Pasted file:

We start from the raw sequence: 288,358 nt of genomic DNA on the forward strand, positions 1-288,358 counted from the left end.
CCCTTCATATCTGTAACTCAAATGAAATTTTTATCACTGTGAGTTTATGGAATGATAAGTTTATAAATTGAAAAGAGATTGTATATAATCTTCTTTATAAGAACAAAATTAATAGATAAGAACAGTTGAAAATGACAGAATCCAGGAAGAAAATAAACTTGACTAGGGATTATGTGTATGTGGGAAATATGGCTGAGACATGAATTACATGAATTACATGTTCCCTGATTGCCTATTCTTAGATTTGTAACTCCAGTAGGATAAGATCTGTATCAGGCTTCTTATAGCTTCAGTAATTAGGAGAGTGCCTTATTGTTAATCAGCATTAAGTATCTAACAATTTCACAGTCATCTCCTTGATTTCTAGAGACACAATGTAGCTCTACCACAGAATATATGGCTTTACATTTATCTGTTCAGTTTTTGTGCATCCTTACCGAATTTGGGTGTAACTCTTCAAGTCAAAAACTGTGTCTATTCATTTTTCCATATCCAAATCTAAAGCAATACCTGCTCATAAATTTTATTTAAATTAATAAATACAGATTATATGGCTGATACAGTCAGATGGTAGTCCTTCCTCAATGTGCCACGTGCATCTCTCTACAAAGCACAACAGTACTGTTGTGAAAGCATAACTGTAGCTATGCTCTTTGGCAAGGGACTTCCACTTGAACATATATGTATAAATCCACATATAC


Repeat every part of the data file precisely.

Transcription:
We start from the raw sequence: 288,358 nt of genomic DNA on the forward strand, positions 1-288,358 counted from the left end.
CCCTTCATATCTGTAACTCAAATGAAATTTTTATCACTGTGAGTTTATGGAATGATAAGTTTATAAATTGAAAAGAGATTGTATATAATCTTCTTTATAAGAACAAAATTAATAGATAAGAACAGTTGAAAATGACAGAATCCAGGAAGAAAATAAACTTGACTAGGGATTATGTGTATGTGGGAAATATGGCTGAGACATGAATTACATGAATTACATGTTCCCTGATTGCCTATTCTTAGATTTGTAACTCCAGTAGGATAAGATCTGTATCAGGCTTCTTATAGCTTCAGTAATTAGGAGAGTGCCTTATTGTTAATCAGCATTAAGTATCTAACAATTTCACAGTCATCTCCTTGATTTCTAGAGACACAATGTAGCTCTACCACAGAATATATGGCTTTACATTTATCTGTTCAGTTTTTGTGCATCCTTACCGAATTTGGGTGTAACTCTTCAAGTCAAAAACTGTGTCTATTCATTTTTCCATATCCAAATCTAAAGCAATACCTGCTCATAAATTTTATTTAAATTAATAAATACAGATTATATGGCTGATACAGTCAGATGGTAGTCCTTCCTCAATGTGCCACGTGCATCTCTCTACAAAGCACAACAGTACTGTTGTGAAAGCATAACTGTAGCTATGCTCTTTGGCAAGGGACTTCCACTTGAACATATATGTATAAATCCACATATAC